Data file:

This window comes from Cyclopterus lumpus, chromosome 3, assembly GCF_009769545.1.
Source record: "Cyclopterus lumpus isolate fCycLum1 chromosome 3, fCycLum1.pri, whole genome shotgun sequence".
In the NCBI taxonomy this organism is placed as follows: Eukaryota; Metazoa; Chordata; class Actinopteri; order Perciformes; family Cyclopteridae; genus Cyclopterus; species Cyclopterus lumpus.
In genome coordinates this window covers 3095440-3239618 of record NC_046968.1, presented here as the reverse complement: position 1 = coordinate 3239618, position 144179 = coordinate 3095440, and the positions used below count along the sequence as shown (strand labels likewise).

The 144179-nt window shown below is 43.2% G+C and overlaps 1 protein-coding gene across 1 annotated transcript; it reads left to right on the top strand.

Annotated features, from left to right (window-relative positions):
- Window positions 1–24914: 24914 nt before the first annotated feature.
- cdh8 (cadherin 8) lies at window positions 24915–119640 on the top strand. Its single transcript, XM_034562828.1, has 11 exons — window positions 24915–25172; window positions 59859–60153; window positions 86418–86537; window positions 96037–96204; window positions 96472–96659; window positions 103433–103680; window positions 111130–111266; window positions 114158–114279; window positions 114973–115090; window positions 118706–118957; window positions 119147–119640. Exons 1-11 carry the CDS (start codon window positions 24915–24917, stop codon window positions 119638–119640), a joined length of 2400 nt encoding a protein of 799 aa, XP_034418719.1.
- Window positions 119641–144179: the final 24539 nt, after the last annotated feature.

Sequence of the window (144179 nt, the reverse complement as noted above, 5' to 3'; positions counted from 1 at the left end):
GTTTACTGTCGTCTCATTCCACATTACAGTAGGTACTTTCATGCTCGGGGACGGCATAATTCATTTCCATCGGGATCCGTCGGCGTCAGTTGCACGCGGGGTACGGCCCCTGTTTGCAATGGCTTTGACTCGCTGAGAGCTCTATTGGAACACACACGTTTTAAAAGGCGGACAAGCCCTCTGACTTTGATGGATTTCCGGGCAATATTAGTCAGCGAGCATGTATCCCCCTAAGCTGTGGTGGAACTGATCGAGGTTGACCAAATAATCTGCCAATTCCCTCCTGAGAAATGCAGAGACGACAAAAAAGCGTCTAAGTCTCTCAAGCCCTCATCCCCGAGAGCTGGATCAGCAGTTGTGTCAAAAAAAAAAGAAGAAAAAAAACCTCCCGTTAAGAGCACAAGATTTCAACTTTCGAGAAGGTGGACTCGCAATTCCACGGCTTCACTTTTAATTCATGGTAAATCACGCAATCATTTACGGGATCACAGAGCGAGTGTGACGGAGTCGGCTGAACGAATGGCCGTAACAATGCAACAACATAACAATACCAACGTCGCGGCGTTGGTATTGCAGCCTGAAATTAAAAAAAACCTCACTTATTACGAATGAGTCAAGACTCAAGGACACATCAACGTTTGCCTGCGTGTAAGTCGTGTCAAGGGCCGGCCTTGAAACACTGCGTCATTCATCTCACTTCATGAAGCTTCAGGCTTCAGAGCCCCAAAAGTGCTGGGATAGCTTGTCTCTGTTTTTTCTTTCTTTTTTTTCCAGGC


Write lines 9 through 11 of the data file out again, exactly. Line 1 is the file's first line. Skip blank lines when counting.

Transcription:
- Window positions 119641–144179: the final 24539 nt, after the last annotated feature.

Sequence of the window (144179 nt, the reverse complement as noted above, 5' to 3'; positions counted from 1 at the left end):
GTTTACTGTCGTCTCATTCCACATTACAGTAGGTACTTTCATGCTCGGGGACGGCATAATTCATTTCCATCGGGATCCGTCGGCGTCAGTTGCACGCGGGGTACGGCCCCTGTTTGCAATGGCTTTGACTCGCTGAGAGCTCTATTGGAACACACACGTTTTAAAAGGCGGACAAGCCCTCTGACTTTGATGGATTTCCGGGCAATATTAGTCAGCGAGCATGTATCCCCCTAAGCTGTGGTGGAACTGATCGAGGTTGACCAAATAATCTGCCAATTCCCTCCTGAGAAATGCAGAGACGACAAAAAAGCGTCTAAGTCTCTCAAGCCCTCATCCCCGAGAGCTGGATCAGCAGTTGTGTCAAAAAAAAAAGAAGAAAAAAAACCTCCCGTTAAGAGCACAAGATTTCAACTTTCGAGAAGGTGGACTCGCAATTCCACGGCTTCACTTTTAATTCATGGTAAATCACGCAATCATTTACGGGATCACAGAGCGAGTGTGACGGAGTCGGCTGAACGAATGGCCGTAACAATGCAACAACATAACAATACCAACGTCGCGGCGTTGGTATTGCAGCCTGAAATTAAAAAAAACCTCACTTATTACGAATGAGTCAAGACTCAAGGACACATCAACGTTTGCCTGCGTGTAAGTCGTGTCAAGGGCCGGCCTTGAAACACTGCGTCATTCATCTCACTTCATGAAGCTTCAGGCTTCAGAGCCCCAAAAGTGCTGGGATAGCTTGTCTCTGTTTTTTCTTTCTTTTTTTTCCAGGC